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Effect of Interface, Height and Density of Long Vertically Aligned Carbon Nanotube Arrays on Their Thermal Conductivity: An Experimental Study

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The ever-growing need to dissipate larger amounts of heat from components and structures requires the development of novel materials with superior thermal conductivity. Aligned carbon nanotube arrays that are integrated in composite materials and structures may prove useful in increasing heat transfer through their thickness. Theoretical studies have shown the potential of carbon nanotubes to reach a thermal conductivity of 6600 Wm−1K−1. Experimental results on the arrays however have shown much lower thermal conductivity values. A study was conducted to better understand heat conduction in mm-long carbon nanotube arrays and to experimentally determine their thermal conductivity. Emphasis was placed on the effect of various parameters including the height and density of the array and the thermal resistance at the array interface. A method was devised to measure the thermal conductivity of the array relying on Fourier's law while maintaining a steady state one-dimensional heat flow. The study reveals that the taller the array and the higher its density, the larger the thermal conductivity of the array. Quantitative data is also provided on the effect of various interface materials and their deposition technique on the thermal conductivity of the arrays.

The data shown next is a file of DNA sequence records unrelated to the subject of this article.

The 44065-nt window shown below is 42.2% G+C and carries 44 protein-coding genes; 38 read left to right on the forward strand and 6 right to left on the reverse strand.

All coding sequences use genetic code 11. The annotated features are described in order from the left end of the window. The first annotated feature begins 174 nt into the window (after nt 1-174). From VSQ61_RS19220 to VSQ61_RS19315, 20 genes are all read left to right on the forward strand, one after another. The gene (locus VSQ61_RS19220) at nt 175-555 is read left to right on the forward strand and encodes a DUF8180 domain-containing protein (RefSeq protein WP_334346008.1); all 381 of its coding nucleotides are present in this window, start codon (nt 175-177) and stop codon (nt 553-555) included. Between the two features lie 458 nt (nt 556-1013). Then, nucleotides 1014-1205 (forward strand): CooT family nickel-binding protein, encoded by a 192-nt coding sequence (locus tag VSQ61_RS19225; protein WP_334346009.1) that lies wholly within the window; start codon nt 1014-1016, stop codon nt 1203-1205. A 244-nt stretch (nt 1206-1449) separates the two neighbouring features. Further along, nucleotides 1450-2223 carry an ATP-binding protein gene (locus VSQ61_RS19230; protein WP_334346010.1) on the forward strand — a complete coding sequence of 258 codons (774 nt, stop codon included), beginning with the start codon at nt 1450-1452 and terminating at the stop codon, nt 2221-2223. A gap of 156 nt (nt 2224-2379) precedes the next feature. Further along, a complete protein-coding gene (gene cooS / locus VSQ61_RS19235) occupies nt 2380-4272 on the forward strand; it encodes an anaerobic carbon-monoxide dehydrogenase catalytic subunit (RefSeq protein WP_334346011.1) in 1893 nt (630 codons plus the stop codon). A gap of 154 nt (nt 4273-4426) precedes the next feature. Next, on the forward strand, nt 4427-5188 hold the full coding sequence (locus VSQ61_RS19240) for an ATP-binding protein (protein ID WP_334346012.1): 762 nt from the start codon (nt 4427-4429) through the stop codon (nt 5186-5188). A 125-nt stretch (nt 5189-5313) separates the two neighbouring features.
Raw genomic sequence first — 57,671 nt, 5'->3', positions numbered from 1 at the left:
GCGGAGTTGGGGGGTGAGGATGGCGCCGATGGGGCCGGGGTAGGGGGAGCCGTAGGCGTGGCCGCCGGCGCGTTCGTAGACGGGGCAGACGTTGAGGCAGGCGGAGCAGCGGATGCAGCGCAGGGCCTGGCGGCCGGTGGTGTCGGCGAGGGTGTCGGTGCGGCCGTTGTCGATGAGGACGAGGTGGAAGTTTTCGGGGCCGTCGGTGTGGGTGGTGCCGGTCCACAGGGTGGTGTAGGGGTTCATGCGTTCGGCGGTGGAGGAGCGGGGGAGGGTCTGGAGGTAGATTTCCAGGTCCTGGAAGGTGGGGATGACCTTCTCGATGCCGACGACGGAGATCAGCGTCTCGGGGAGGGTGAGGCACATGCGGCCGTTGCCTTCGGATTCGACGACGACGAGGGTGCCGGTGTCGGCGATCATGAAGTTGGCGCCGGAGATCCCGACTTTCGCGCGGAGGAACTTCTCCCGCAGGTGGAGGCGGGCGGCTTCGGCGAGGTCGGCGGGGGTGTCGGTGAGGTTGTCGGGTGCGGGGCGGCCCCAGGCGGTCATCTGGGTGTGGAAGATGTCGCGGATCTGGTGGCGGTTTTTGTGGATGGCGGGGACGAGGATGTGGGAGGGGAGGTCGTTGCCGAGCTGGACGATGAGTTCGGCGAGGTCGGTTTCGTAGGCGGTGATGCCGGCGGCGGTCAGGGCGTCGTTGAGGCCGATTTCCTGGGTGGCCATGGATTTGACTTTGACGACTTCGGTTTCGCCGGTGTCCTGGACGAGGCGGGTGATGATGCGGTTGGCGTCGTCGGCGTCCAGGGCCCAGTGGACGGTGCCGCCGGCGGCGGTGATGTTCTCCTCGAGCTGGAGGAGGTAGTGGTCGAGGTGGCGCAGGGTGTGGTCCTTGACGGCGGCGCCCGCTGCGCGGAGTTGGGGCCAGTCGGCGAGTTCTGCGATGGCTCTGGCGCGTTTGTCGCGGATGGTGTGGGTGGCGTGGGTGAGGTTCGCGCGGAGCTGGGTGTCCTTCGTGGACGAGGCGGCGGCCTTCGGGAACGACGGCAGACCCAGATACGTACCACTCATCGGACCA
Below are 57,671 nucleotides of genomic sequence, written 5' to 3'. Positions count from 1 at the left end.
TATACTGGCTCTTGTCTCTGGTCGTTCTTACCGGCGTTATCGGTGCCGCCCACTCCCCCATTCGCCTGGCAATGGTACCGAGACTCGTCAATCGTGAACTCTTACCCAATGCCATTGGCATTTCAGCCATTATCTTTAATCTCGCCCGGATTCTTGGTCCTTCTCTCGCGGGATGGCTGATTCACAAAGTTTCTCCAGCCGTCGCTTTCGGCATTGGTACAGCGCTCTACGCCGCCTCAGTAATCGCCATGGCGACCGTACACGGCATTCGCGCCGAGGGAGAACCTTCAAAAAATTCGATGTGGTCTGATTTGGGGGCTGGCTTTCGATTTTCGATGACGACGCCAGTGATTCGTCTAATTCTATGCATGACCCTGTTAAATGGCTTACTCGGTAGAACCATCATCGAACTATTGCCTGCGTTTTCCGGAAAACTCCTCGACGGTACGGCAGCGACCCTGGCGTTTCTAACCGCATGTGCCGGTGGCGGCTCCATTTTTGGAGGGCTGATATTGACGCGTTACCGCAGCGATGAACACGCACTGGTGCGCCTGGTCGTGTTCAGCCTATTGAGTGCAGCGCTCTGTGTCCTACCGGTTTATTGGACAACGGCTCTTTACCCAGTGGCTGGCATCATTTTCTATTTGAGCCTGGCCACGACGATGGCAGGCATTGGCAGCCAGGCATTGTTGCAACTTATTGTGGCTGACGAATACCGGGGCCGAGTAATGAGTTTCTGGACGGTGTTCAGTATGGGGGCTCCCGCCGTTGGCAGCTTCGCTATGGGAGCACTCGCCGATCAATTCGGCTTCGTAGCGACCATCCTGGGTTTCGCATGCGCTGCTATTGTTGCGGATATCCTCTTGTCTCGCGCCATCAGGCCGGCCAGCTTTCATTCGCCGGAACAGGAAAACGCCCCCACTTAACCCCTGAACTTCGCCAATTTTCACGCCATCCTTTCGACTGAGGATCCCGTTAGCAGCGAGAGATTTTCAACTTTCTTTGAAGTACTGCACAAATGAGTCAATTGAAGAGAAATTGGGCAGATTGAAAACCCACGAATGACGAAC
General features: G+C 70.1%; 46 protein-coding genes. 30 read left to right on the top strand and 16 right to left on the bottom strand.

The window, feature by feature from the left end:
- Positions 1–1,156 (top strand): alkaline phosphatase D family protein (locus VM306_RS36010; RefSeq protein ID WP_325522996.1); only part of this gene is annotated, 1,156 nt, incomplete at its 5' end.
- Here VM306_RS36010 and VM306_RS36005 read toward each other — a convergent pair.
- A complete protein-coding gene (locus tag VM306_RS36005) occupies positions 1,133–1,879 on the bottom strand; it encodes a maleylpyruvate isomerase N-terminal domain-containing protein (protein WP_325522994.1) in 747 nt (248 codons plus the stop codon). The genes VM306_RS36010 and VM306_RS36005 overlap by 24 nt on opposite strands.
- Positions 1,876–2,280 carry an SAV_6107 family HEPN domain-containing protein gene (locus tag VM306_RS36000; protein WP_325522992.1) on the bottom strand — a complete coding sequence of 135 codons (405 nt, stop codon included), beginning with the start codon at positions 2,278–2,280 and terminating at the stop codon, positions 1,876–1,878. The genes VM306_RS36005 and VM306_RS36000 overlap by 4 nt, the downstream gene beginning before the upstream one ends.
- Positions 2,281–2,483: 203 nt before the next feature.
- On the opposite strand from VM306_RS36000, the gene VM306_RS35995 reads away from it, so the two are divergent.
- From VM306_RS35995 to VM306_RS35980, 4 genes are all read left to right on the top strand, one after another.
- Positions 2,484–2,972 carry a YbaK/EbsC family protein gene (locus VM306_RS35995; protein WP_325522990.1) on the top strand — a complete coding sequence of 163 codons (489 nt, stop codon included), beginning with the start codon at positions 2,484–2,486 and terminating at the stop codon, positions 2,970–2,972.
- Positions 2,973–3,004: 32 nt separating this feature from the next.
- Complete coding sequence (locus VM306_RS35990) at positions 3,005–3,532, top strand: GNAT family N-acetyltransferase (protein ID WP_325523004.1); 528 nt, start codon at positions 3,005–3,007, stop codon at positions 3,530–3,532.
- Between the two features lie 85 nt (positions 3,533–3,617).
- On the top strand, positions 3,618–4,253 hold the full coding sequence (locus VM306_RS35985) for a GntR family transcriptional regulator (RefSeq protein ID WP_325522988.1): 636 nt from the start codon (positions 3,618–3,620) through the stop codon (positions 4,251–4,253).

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Document Type: Research Article

Publication date: January 1, 2011

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  • Journal for Nanoscience and Nanotechnology (JNN) is an international and multidisciplinary peer-reviewed journal with a wide-ranging coverage, consolidating research activities in all areas of nanoscience and nanotechnology into a single and unique reference source. JNN is the first cross-disciplinary journal to publish original full research articles, rapid communications of important new scientific and technological findings, timely state-of-the-art reviews with author's photo and short biography, and current research news encompassing the fundamental and applied research in all disciplines of science, engineering and medicine.
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